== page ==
Code Red for ER One

Just read a Washington Post editorial about a casualty in the HHS appropriations bill: ER One. In Congress's efforts to rid the bill of earmarks, ...
by | December 14, 2005
 

Just read a Washington Post editorial about a casualty in the HHS appropriations bill: ER One. In Congress's efforts to rid the bill of earmarks, the $25 million slated to continue development of the country's first "all-risks ready" emergency department has been eliminated.

This fall, Governing's special report on homeland security wrote about this state-of-the-art facility being designed by the Washington Hospital Center. The public-private partnership has a dual purpose: to be capable of handling a massive number of civilian victims in the event of a terrorist attack, natural disaster or epidemic in the national capital area, as well as to serve as a model and resource for trauma centers in other cities.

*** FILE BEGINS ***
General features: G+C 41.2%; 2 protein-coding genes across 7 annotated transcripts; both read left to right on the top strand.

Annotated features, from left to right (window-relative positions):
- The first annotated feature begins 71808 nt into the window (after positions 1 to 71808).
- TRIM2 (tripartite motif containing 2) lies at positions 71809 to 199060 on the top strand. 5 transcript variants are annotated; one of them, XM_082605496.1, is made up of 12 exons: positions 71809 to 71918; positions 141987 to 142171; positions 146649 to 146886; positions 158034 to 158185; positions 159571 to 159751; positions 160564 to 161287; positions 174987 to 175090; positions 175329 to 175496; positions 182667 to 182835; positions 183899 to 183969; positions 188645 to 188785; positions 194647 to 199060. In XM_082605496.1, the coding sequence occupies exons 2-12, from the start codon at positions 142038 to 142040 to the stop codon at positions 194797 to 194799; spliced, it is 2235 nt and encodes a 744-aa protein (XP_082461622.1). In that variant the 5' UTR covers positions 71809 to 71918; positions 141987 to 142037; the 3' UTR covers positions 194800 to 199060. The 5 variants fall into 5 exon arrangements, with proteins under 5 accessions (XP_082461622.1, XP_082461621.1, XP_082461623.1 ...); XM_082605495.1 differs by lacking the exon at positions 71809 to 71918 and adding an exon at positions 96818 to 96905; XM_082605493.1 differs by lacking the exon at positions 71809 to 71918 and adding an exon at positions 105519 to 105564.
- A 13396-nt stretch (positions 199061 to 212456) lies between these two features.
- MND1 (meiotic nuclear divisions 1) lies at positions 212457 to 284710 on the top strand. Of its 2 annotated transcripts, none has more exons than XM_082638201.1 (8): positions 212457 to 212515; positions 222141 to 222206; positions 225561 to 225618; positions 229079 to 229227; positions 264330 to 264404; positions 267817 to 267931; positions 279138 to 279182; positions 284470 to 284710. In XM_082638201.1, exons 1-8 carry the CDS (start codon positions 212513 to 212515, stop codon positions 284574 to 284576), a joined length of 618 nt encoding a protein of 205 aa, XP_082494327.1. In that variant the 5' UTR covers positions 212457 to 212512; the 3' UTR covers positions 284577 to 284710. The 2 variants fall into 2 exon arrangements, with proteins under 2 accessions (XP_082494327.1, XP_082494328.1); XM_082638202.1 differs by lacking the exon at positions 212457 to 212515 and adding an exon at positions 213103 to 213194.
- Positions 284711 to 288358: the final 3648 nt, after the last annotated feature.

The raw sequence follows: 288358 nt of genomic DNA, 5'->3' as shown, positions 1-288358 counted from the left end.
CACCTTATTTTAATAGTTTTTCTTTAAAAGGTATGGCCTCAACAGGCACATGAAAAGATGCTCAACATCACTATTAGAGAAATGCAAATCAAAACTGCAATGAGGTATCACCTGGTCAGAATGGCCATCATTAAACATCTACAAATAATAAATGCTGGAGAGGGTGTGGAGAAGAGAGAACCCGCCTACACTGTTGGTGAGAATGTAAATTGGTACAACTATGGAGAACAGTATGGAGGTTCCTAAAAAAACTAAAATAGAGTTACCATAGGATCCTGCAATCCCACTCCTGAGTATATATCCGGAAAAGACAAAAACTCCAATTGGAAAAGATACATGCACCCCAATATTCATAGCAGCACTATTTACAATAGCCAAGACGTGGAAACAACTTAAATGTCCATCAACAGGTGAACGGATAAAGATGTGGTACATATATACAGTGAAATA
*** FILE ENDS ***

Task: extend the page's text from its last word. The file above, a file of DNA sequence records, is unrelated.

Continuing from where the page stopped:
The D.C area's status as a high-risk target and the project's broad mission, the Post notes, are why funding for ER One "was exempted from the normal pork-barrel form of distribution" in the president's budget and earlier versions of the HHS budget bill.

So what happened? Congress owes the country an explanation or a change of heart--stat!

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